House Representatives Propose New Safe Cosmetics Act

Jul 11, 2011   

On June 24, 2011, three members of the House of Representatives announced their support of the Safe Cosmetics Act of 2011 (the “Act”), which calls for stricter FDA oversight of cosmetic products. The Act is similar to a previous bill proposed in 2010 but has been modified in response to concerns from small businesses. The main proponents of this proposed legislation are Representatives Jan Schakowsky of Illinois, Ed Markey of Massachusetts, and Tammy Baldwin of Wisconsin.

The Act aims to curb use of harmful ingredients in cosmetics products by establishing stringent labeling requirements and authorizing the FDA to oversee the registration and regulation of cosmetics companies. While the FDA does have regulatory authority over cosmetic products and cosmetic ingredients, the FDA does not pre-approve these products or ingredients before they are placed on the market. The FDA only requires premarket approval for color additives. Cosmetic companies may voluntarily enroll in the FDAs Voluntary Cosmetic Registration Program, a post-market reporting system, but are not otherwise required to register their products with the FDA. Even though the FDA does not issue premarket approvals for cosmetic products, the FDA may pursue enforcement action against products or firms that violate the law.

The Campaign for Safe Cosmetics claims that over 12,500 unique chemical ingredients are used in personal care and cosmetics products, many of which have not been required to undergo any type of formal safety assessments. Supporters of the new Act believe the $50 billion industry needs to be held accountable to the public for the products they release into the market. “The growing number of reports of serious health problems arising from the use of dangerous chemicals in personal care products show a need to update our laws and protect men, women, and children from harmful exposure,” said Representative Schakowsky.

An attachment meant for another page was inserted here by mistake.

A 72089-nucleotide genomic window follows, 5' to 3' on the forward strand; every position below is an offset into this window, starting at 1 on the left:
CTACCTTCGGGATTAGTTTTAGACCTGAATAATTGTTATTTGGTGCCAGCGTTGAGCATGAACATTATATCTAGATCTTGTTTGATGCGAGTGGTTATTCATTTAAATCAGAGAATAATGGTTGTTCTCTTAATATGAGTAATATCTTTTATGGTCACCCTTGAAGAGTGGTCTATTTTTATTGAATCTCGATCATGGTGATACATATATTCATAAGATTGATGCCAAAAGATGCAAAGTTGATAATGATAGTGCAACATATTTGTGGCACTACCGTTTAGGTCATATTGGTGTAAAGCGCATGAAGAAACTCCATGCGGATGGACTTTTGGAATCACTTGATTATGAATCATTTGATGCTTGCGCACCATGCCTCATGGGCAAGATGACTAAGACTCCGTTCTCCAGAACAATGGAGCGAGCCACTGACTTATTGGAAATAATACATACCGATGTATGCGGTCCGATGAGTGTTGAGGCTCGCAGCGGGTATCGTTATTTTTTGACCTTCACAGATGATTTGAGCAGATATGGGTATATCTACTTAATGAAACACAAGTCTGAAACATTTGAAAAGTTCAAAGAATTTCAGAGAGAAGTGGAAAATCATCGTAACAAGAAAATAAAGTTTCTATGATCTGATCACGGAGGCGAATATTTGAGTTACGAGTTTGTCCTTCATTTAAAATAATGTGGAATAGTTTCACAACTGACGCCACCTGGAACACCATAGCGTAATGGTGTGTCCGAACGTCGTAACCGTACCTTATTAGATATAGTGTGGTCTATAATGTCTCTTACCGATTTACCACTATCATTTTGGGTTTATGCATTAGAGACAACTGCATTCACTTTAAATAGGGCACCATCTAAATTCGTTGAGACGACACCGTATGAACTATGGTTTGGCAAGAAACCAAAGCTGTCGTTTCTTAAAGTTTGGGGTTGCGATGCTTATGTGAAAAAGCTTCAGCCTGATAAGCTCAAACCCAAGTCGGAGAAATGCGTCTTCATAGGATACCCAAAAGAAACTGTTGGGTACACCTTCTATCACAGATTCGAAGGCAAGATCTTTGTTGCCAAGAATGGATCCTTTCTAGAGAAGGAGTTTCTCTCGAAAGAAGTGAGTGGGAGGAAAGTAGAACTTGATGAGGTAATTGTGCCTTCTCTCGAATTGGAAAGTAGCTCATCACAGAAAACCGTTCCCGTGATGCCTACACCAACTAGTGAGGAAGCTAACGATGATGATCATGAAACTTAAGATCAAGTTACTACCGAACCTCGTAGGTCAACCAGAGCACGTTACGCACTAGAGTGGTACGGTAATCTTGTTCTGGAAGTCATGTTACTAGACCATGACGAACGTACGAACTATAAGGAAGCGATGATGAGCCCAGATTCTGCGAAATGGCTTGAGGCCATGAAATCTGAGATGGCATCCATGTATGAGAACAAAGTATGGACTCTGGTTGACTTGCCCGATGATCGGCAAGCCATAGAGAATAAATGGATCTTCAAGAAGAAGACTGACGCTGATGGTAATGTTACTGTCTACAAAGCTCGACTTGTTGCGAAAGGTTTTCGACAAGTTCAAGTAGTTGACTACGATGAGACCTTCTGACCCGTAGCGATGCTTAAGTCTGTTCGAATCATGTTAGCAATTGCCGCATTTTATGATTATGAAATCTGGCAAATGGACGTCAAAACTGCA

The main provisions in the Safe Cosmetics Act of 2011 are as follows:

  • Post Market Testing: the Secretary of Health and Human Services would be required to institute procedures for post market testing.
  • Registration of Cosmetic Companies and Registration Fee: Cosmetic companies would be required to register with the FDA and pay a registration fee based on annual gross receipts or sales.
  • Cosmetic and Ingredient Testing and Safety: the FDA would establish a list of prohibited ingredients for use in cosmetic products.
  • Market Restrictions: the FDA would be granted authority to recall products that are misbranded, adulterated, or otherwise fail safety requirements.
  • Mandatory Reporting of Adverse Health Effects: the cosmetic industry would be subject to mandatory reporting of adverse health effects.
  • Worker Issues: products for salon use would be required to indicate any related health hazards.
  • States Rights: states would have authority to set more stringent standards.

“The Safe Cosmetics Act will close a gaping hole in the federal law that allows potentially toxic chemicals to remain in the cosmetic products we use every day,” said Representative Markey. According to the Campaign for Safe Cosmetics, Americans use an average of 10 personal care products each day, which results in exposure to approximately 126 unique chemicals. The Act seeks to protect the publics health and safety by preventing products with unsafe ingredients from entering the market or granting the FDA authority to order manufacturers to cease production. In light of the growing number of reports about unsafe cosmetic products, supporters of the new legislation hope that this Act will provide the necessary steps to secure the publics safety against cosmetic products on the market.
Fuerst Ittleman will continue to monitor the progress of the Safe Cosmetics Act of 2011. For more information, please contact us at